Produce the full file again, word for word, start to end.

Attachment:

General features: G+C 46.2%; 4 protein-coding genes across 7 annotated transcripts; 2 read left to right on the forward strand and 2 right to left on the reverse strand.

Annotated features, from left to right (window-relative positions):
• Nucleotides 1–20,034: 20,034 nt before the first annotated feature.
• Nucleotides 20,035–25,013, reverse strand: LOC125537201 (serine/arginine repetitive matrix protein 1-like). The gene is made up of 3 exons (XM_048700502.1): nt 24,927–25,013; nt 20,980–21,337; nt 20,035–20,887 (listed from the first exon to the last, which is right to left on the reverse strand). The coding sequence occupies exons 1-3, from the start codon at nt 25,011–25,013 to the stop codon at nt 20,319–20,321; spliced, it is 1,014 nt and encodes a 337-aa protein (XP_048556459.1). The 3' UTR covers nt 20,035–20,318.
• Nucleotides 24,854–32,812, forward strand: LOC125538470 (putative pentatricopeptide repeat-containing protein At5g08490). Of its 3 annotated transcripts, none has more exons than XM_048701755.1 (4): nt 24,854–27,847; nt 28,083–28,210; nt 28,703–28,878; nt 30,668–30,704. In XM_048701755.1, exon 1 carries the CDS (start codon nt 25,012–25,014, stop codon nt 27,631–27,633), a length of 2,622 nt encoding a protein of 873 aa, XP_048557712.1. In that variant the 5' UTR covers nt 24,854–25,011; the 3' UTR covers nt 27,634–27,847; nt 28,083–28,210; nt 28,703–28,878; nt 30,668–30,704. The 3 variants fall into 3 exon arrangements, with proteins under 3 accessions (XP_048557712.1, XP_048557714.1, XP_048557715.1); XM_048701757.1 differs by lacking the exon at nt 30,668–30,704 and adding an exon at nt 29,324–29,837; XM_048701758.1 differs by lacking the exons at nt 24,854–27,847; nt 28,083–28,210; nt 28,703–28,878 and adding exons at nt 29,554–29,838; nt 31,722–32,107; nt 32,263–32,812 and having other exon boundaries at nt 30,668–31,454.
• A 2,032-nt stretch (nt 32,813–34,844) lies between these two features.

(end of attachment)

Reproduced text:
General features: G+C 46.2%; 4 protein-coding genes across 7 annotated transcripts; 2 read left to right on the forward strand and 2 right to left on the reverse strand.

Annotated features, from left to right (window-relative positions):
• Nucleotides 1–20,034: 20,034 nt before the first annotated feature.
• Nucleotides 20,035–25,013, reverse strand: LOC125537201 (serine/arginine repetitive matrix protein 1-like). The gene is made up of 3 exons (XM_048700502.1): nt 24,927–25,013; nt 20,980–21,337; nt 20,035–20,887 (listed from the first exon to the last, which is right to left on the reverse strand). The coding sequence occupies exons 1-3, from the start codon at nt 25,011–25,013 to the stop codon at nt 20,319–20,321; spliced, it is 1,014 nt and encodes a 337-aa protein (XP_048556459.1). The 3' UTR covers nt 20,035–20,318.
• Nucleotides 24,854–32,812, forward strand: LOC125538470 (putative pentatricopeptide repeat-containing protein At5g08490). Of its 3 annotated transcripts, none has more exons than XM_048701755.1 (4): nt 24,854–27,847; nt 28,083–28,210; nt 28,703–28,878; nt 30,668–30,704. In XM_048701755.1, exon 1 carries the CDS (start codon nt 25,012–25,014, stop codon nt 27,631–27,633), a length of 2,622 nt encoding a protein of 873 aa, XP_048557712.1. In that variant the 5' UTR covers nt 24,854–25,011; the 3' UTR covers nt 27,634–27,847; nt 28,083–28,210; nt 28,703–28,878; nt 30,668–30,704. The 3 variants fall into 3 exon arrangements, with proteins under 3 accessions (XP_048557712.1, XP_048557714.1, XP_048557715.1); XM_048701757.1 differs by lacking the exon at nt 30,668–30,704 and adding an exon at nt 29,324–29,837; XM_048701758.1 differs by lacking the exons at nt 24,854–27,847; nt 28,083–28,210; nt 28,703–28,878 and adding exons at nt 29,554–29,838; nt 31,722–32,107; nt 32,263–32,812 and having other exon boundaries at nt 30,668–31,454.
• A 2,032-nt stretch (nt 32,813–34,844) lies between these two features.